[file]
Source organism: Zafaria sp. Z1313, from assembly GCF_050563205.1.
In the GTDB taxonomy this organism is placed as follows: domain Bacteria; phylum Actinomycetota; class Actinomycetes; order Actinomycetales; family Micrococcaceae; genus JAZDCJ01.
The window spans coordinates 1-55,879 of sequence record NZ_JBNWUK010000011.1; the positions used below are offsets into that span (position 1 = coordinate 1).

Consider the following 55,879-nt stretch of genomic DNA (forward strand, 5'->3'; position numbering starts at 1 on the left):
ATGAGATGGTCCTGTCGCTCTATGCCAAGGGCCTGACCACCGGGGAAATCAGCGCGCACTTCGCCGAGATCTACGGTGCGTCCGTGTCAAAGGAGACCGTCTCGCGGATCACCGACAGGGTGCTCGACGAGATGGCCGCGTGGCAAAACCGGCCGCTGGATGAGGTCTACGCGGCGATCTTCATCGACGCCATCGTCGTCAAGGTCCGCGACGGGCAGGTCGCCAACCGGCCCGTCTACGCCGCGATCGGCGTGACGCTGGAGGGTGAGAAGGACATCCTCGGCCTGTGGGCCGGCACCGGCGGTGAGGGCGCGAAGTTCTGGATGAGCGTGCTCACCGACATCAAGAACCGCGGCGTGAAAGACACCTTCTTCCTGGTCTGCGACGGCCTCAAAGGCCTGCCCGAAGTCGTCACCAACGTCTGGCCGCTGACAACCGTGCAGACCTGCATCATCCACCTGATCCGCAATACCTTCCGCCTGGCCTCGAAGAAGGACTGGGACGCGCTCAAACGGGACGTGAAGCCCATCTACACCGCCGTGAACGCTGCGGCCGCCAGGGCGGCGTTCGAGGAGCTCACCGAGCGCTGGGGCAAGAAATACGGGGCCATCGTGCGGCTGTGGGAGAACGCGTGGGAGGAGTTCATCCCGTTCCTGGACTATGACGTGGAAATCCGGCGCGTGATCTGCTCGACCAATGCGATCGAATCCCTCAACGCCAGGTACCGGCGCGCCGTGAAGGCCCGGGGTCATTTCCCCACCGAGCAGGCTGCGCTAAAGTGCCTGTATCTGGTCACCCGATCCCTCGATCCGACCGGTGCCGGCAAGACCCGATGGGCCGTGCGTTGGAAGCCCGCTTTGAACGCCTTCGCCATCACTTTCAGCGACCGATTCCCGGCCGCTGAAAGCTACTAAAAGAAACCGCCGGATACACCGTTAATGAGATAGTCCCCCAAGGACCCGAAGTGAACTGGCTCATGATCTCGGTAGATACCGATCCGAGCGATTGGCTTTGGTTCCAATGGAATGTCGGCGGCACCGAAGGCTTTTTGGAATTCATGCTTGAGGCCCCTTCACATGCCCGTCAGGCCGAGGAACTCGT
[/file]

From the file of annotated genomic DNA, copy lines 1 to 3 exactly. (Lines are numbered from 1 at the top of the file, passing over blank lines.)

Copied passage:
Source organism: Zafaria sp. Z1313, from assembly GCF_050563205.1.
In the GTDB taxonomy this organism is placed as follows: domain Bacteria; phylum Actinomycetota; class Actinomycetes; order Actinomycetales; family Micrococcaceae; genus JAZDCJ01.
The window spans coordinates 1-55,879 of sequence record NZ_JBNWUK010000011.1; the positions used below are offsets into that span (position 1 = coordinate 1).